Lesson Book page 34
- Playing two notes together in the same hand
- Building the arch by playing a fifth
- Playing a harmonic fifth with a good arch
- Playing a melodic fifth with a good arch
let's get started
- We've got a traffic jam. Listen to the honking cars. (Demonstrate the fifth.)
- Would you like to honk and beep this horn? (Have student try some fifths.)
- This is what it looks like when two notes play together. The notes are stacked up. (Show the sample on the page.)
- Point to the notes while I play the piece.
- I think you're ready to join the traffic jam. (Have the student try the piece.)
Two notes together in one hand!
explore and create
TranspositionYou're in a new car—Model F. (Play the piece on F and C.)
More TranspositionIs that you in a convertible? (Play the piece on G and D.)
All Kinds of HornsThis highway is crowded. Let's make big semi truck honking sounds. (Model for the student and together play some low intervals and clusters.)
- Now let's make car honks in the middle range. (Together, play some intervals and clusters here.)
- How about a bicycle bell high on the keys? (Experiment together.)
The Robin and the Traffic JamGuess who's getting through the traffic jam—a little robin is walking right through. (Play some "little bird" music in the middle and have the student play sounds for the semi, the cars, or the bicycle. (See video and download duet)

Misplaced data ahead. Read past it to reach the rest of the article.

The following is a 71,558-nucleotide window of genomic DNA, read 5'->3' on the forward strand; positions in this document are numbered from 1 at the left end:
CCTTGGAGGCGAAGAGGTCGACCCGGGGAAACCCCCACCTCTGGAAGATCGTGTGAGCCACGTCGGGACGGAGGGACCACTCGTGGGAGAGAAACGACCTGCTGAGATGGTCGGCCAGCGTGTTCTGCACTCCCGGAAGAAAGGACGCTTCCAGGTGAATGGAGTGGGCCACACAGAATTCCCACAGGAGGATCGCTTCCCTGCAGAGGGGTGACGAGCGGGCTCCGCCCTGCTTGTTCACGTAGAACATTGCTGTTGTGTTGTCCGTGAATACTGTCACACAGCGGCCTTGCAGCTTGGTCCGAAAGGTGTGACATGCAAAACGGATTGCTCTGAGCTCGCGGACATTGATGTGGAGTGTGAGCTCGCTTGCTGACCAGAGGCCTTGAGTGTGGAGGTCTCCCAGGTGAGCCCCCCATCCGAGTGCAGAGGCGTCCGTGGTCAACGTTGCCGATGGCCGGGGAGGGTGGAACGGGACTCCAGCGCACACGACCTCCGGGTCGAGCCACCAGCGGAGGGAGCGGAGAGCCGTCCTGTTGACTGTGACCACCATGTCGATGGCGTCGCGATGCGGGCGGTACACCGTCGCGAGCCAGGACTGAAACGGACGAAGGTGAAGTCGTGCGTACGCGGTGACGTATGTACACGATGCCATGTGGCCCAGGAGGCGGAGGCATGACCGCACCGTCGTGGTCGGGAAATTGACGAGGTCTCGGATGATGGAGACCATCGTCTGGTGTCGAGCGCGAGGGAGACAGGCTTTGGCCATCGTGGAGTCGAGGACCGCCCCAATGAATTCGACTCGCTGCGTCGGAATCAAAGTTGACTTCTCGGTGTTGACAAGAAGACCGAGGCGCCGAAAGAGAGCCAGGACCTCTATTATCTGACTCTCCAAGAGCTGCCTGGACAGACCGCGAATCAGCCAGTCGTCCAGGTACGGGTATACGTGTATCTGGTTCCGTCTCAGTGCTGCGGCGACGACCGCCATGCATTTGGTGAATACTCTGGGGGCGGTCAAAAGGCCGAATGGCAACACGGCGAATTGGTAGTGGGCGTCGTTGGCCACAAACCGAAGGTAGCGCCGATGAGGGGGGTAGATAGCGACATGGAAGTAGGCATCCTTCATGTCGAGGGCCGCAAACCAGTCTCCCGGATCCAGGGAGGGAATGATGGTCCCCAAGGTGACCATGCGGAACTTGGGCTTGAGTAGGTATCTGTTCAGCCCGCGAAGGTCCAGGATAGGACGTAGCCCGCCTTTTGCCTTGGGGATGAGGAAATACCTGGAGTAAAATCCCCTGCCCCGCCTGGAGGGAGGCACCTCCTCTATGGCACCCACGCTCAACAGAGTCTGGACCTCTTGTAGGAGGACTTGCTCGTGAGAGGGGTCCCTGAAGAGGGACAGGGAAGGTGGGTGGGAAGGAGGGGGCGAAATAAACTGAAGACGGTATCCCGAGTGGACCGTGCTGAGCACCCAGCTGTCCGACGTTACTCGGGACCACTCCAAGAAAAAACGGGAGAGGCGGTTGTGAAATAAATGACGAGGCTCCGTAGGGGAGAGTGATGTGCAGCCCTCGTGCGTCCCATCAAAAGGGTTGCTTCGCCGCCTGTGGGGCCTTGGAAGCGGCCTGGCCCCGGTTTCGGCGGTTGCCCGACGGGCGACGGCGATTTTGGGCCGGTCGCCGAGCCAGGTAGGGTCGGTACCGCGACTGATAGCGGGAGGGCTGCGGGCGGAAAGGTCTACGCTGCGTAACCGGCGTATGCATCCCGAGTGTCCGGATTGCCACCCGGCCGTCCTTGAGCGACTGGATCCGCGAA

Playing harmonic and melodic fifths can build the arch in the hand.
Technique & Artistry
p. 17 The Great Cookie Chase, The Left-Handed Cookie Cutter
- Playing a fifth reinforces a round hand shape and helps build the arch and outside of the hand.
- Contrast the forte and piano measures. Drop firmly into the broken and blocked C-G fifth in measures 1-2.
- Tell the student to play softly and close to the keys for measures 3-4. Steady quarter notes!
- Ask the student, "Can you land on the next higher C without missing a beat? I'm going to be a rolling pin and chase your cookie up the keyboard. Don't let me catch you!"
This is the first time the student plays two notes together in one hand. Playing a harmonic fifth is a natural way to build the arch in the hand.
The piece also reinforces the use of Treble G and its association with the G Clef. "Honking" encourages the student to play with a firm, loud tone.
accompaniments on disk
- CD Tracks 36-37
- MIDI File 18